Q: Husband Wants an Open Marriage: A few months ago, my husband uncovered an affair I was having with an old flame. He moved out and initiated divorce proceedings, but in the time since, I was able to convince him that I am truly repentant and to give our marriage another chance for the sake of our children. The problem I have now is that he says that if we are to stay married, he wants it to be an open marriage. I've tried to tell him that I've got it out of my system and I don't want to be with anybody other than him, but he says there just isn't any way he can ever trust me again, he doesn't feel an obligation to be faithful to me anymore, and at least this way we're being honest about it. nateo, it makes me ill to think about him being with another woman. I just want things to go back to how they used to be. How can I convince him that we need to be completely committed to each other in order for this to work?
A: Your only chance is to have hotter sex with your piece on the side than he does and make sure he knows it, so he's driven to despair and willing to bargain from a point of weakness. Until then, ha ha, you evil cunt.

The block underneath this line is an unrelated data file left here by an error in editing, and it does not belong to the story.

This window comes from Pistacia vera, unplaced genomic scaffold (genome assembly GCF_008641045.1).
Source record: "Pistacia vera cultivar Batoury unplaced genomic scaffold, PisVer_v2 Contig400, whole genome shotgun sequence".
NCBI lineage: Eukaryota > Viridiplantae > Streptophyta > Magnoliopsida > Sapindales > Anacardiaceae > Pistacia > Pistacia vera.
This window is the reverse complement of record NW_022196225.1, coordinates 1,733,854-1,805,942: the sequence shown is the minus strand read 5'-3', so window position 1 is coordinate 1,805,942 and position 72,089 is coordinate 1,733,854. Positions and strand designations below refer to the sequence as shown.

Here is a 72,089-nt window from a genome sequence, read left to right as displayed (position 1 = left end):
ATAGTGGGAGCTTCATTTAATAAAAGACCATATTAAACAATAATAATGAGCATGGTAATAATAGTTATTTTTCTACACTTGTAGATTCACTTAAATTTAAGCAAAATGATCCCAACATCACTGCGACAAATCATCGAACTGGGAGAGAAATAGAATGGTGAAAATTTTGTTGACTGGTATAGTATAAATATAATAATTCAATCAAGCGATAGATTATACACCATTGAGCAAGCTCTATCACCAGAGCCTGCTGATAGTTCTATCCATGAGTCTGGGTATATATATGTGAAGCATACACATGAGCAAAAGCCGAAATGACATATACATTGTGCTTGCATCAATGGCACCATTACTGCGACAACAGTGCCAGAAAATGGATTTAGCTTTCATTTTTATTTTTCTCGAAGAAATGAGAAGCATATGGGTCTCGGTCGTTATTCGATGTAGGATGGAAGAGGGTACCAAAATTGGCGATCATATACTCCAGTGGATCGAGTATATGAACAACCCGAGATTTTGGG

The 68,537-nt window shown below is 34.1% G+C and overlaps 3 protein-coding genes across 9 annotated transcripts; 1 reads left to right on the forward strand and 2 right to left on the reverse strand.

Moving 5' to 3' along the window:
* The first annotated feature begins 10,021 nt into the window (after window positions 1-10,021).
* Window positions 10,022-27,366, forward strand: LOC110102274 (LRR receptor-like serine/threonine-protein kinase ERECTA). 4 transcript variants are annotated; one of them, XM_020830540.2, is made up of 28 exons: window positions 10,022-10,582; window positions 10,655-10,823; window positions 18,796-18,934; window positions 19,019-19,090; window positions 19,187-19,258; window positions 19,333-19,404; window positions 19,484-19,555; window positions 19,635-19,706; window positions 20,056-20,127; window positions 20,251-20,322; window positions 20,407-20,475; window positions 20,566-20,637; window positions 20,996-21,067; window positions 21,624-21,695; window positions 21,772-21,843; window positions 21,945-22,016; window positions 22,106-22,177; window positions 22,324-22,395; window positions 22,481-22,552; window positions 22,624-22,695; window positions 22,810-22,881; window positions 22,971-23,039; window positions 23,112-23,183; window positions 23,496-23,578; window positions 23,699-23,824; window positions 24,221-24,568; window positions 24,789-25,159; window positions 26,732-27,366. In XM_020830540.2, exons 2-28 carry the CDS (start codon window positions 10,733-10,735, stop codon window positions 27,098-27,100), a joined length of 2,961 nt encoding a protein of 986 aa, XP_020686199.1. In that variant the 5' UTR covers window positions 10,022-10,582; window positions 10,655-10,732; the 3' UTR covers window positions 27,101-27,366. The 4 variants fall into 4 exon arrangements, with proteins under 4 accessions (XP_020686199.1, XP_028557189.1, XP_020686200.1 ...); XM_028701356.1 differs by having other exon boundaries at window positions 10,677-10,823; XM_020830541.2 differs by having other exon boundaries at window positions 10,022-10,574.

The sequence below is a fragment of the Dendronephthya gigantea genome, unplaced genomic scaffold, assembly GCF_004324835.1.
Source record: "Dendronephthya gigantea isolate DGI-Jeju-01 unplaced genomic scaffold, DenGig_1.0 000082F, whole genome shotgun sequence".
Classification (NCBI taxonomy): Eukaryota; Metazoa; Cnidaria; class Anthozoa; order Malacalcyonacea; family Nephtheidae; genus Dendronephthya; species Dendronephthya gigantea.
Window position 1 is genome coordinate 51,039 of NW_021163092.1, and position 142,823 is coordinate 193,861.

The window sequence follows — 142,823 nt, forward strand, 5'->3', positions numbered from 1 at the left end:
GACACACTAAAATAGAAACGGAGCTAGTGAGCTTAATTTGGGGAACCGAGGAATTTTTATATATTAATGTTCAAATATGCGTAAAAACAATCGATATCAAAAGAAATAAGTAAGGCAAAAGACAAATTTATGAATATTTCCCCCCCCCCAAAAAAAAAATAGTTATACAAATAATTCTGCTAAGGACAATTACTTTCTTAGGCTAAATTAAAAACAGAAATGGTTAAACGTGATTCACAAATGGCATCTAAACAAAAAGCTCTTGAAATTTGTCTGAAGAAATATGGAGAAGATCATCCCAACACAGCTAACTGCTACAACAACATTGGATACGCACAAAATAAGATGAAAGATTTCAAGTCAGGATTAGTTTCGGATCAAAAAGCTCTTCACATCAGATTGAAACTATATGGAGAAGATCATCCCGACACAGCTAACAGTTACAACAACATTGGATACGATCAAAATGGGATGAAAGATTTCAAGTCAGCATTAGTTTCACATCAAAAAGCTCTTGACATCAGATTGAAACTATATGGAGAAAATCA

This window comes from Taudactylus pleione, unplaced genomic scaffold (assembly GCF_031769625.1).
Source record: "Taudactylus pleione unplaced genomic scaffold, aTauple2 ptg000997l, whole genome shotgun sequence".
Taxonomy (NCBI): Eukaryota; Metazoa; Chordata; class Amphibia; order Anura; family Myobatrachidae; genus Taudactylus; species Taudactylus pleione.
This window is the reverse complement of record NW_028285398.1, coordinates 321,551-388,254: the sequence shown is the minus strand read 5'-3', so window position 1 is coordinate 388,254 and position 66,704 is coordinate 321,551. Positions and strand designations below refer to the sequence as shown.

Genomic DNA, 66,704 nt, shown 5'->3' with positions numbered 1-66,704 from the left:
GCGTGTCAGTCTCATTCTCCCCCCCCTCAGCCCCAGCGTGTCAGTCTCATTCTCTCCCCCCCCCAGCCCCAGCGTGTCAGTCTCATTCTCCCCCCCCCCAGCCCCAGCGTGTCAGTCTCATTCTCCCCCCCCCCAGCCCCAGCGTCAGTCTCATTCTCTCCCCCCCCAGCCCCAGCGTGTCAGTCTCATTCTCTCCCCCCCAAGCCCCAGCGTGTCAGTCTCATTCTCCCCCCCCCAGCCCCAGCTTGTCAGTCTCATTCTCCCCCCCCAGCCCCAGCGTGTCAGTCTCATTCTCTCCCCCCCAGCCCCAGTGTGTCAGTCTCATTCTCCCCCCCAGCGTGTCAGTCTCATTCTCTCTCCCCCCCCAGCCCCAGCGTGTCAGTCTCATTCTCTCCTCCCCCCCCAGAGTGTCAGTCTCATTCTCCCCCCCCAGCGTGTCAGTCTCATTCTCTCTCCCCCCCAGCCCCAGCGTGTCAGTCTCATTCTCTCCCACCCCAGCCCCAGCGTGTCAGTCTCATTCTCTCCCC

Q: Genealogy: My mother had a brief relationship with my biological father; they were never romantically involved after my birth. When I was about old, my father was incarcerated for life due to a violent crime. My mother explained this to me with varying degrees of detail throughout my childhood. Although it sounds like the beginning of my life was rocky, my mother provided my with a wonderful childhood and eventually remarried when I was 12. I have a fantastic relationship with my stepfather (who adopted me at age 15). However, this is a detail of my life that I do not wish to be common knowledge. My fiancé is aware of this element of my past, but we have not told the rest of his family. His aunt loves genealogy and has pressed me for more details of my origin. I gave her my stepfather, but she asked me point blank for my bio fathers information. My fiancé sent an email to his aunt, explaining that I never knew my bio father and am very close to my stepfather. However, I suspect she is the type of person who will take it upon herself to find this information on her own. I also suspect she will let his whole family know about this, something that I do not particularly want and I know my mother does not want. Should we tell his parents the truth and ask them to keep this as quiet as can be? Or should we just keep quiet and deal with this if it becomes an issue?
A: "I'm not getting a mortgage from you, I'm just marrying your nephew. Back the fuck up." Hope this helps.